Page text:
I opened up another series that had been sitting around for a while with a somewhat different motivation. Back when I'd bought Angel Beats!, I didn't have a Blu-Ray player or the high-definition television that would seem to make the player worthwhile, but I'd upgraded since then and the set of DVDs was still sitting around. Noticing the Blu-Ray set for sale at the end of the year got my attention, but I did know I had to see if I actually liked the series enough to want to see it more than once. Things started off with the afterlife amounting to a Japanese high school and some of the high schoolers there intent on not being abstracted from it; their carrying firearms against the lone representative of something beyond what they knew (a figure I'd thought on looking at the cover art was just a "peculiar mascot character") and running distractions with an all-girl rock band perhaps added up to a feeling that I was enjoying the series because I could see its absurd side. Whether "not taking things seriously" keeps from getting annoyed at something at the cost of not quite being sure how to take turns towards seriousness did come to mind in the following episodes, though, as I got past the amusing overheard resemblance between Yuri, the leader of the renegade students, and Haruhi Suzumiya herself, and even started thinking a bit of Haibane Renmei itself, a very high standard for a series to have to face up to. Thoughts of new developments and changes being introduced every episode just to keept things moving may have been a little troubling, too, but in the end things seemed to work out well enough for me to decide to order the Blu-Ray set.

With Martian Successor Nadesico, I knew what I was getting when I opened up the new release of a series I'd first seen back at the anime club and bought over again on the promise of a more definitive edition. With a bit more experience of the "giant robot" anime of the 1970s, I thought myself better ready to see the total pattern of a mecha anime where the characters were themselves fans of a "show within a show." The frenetic romantic misunderstandings of the first episode left me with the somehow comforting sense things hadn't been that different back then after all; after that, I wound up thinking there was an essential easy-going amiability to Nadesico's interplanetary war, but that this did perhaps diminish the drive of the story in its latter half, leading to a famously not-quite-complete (if not absolutely open-ended) final episode. Still, in this case the characters were, as I knew, pretty much worth the journey.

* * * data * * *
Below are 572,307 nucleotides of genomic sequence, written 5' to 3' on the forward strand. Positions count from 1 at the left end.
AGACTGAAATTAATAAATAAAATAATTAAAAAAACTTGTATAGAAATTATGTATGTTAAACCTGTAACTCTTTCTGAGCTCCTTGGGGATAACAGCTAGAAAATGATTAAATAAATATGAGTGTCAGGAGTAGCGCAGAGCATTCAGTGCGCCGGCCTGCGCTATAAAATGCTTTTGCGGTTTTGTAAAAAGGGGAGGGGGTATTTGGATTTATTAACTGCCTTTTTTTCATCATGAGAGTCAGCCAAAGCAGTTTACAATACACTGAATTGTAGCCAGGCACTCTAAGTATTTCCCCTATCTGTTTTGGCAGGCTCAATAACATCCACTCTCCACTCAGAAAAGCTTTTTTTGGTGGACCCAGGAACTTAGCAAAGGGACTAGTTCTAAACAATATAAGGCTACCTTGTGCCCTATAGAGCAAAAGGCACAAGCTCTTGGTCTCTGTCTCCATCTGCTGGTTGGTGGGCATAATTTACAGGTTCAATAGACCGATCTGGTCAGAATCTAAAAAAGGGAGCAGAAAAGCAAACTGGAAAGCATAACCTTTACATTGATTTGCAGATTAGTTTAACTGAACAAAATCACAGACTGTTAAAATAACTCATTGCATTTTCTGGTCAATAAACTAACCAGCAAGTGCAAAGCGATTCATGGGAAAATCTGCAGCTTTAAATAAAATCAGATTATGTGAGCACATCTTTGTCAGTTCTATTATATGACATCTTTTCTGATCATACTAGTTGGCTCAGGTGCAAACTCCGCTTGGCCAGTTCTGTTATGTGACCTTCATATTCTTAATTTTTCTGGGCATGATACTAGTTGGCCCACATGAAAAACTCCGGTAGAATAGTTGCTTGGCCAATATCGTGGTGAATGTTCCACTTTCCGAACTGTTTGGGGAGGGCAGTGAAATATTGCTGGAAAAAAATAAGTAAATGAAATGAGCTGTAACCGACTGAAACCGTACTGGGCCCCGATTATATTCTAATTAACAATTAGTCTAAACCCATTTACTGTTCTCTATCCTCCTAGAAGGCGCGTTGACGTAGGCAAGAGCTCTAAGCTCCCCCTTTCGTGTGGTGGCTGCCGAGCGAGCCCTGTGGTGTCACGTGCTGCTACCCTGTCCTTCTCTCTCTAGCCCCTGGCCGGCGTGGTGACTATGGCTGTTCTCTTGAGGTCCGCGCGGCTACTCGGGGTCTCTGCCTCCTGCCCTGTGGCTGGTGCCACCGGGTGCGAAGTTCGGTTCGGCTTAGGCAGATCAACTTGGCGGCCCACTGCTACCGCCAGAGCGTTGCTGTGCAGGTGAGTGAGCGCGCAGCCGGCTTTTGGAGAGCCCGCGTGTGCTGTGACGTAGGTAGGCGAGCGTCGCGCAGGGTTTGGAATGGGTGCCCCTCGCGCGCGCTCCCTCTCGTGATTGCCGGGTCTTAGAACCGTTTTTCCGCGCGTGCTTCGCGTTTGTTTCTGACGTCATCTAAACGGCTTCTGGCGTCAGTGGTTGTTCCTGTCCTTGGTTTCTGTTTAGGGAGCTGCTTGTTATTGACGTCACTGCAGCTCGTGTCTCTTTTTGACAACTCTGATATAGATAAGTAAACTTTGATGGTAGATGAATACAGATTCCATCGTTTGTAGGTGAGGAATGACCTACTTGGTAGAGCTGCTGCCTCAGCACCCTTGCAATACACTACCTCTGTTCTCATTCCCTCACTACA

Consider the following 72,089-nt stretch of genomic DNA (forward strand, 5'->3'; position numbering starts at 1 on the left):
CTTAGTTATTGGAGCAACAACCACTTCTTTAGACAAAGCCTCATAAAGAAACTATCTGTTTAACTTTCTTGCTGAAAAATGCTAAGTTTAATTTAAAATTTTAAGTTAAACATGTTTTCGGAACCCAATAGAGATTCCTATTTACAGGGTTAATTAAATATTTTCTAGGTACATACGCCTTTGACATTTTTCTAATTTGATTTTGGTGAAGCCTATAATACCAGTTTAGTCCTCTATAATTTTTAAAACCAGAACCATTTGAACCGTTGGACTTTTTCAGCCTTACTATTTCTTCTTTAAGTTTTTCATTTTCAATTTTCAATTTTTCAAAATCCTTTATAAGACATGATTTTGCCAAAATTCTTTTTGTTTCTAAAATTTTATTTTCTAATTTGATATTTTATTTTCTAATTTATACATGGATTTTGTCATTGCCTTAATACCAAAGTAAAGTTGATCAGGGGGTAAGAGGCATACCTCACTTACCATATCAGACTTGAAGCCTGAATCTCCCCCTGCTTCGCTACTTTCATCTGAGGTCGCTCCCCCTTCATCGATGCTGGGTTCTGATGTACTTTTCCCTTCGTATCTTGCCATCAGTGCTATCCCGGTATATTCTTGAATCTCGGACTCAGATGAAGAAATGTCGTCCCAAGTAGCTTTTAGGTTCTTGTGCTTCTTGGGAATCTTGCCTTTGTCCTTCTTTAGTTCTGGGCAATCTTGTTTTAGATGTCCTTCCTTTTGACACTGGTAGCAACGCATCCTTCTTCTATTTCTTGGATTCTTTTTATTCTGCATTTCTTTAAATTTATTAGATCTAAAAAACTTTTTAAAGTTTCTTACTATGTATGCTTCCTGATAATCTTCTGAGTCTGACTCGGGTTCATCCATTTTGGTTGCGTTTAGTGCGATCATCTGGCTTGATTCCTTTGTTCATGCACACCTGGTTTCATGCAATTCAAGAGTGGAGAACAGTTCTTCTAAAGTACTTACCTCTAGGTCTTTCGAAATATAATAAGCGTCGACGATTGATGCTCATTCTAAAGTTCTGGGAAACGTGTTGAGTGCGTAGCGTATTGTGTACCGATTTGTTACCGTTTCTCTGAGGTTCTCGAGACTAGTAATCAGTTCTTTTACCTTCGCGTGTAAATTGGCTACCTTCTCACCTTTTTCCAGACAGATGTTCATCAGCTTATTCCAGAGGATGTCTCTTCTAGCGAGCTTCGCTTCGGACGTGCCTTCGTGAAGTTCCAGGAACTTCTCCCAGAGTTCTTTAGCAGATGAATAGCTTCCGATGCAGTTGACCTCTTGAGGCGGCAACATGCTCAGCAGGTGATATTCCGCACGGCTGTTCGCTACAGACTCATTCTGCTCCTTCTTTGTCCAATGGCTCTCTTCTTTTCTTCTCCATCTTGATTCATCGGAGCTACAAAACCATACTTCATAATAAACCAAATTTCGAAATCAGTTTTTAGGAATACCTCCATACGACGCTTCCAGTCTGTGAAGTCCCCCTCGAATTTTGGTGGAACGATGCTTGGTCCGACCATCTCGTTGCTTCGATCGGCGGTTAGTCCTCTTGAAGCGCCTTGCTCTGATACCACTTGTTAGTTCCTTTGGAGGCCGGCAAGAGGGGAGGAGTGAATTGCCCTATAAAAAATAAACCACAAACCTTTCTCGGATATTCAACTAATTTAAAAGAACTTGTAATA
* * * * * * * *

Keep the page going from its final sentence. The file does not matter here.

As the year wore to a close, I started picking out shorter things to finish, starting with a movie I'd just received. "The next Hayao Miyazaki" gets tossed around every so often, and sometimes it's attached to Makoto Shinkai, who first attracted attention with a short piece he'd animated virtually by himself, and went on from there to more and more elaborate features. With Children Who Chase Lost Voices, it was very tempting to say it was an obvious attempt to grasp the phrase applied to him; the movie looks on casual inspection very much like a Ghibli film, and getting into it there are obvious resemblances between its plot and those of the more "adventurous" Ghibli films. I tried to focus on seeing that Shinkai's long-established lighting effects were still there, but as I got further into the movie it did begin to seem to me that where the Ghibli fims I was comparing it to seemed as much about "the fate of the world" as anything, this movie was more about the fate of its main characters. Reassured by that, I also began getting a sense of a lot of things packed into its running time, but a richness of visuals helping to develop all of it. With it done, I opened up an OVA I'd had for a while. I knew Alien Nine was a deceptively disturbing series in which sixth-graders have to hunt down the aliens invading their school with the ambiguous help of just as alien creatures worn on their heads, but it was in watching the OVA that I moved from just thinking of it as a late example of "several slickly animated episodes promote the manga as opposed to thirteen television episodes or so" and began remembering the "monster catching" series made around its time. Things did seem to leave behind the chance of "for the unfortunate kids, it just is what it is" to begin alluding to conspiracies of adults, but for that I suppose there were the manga volumes I got at the same time as the OVA to wait for just as long.

September 2017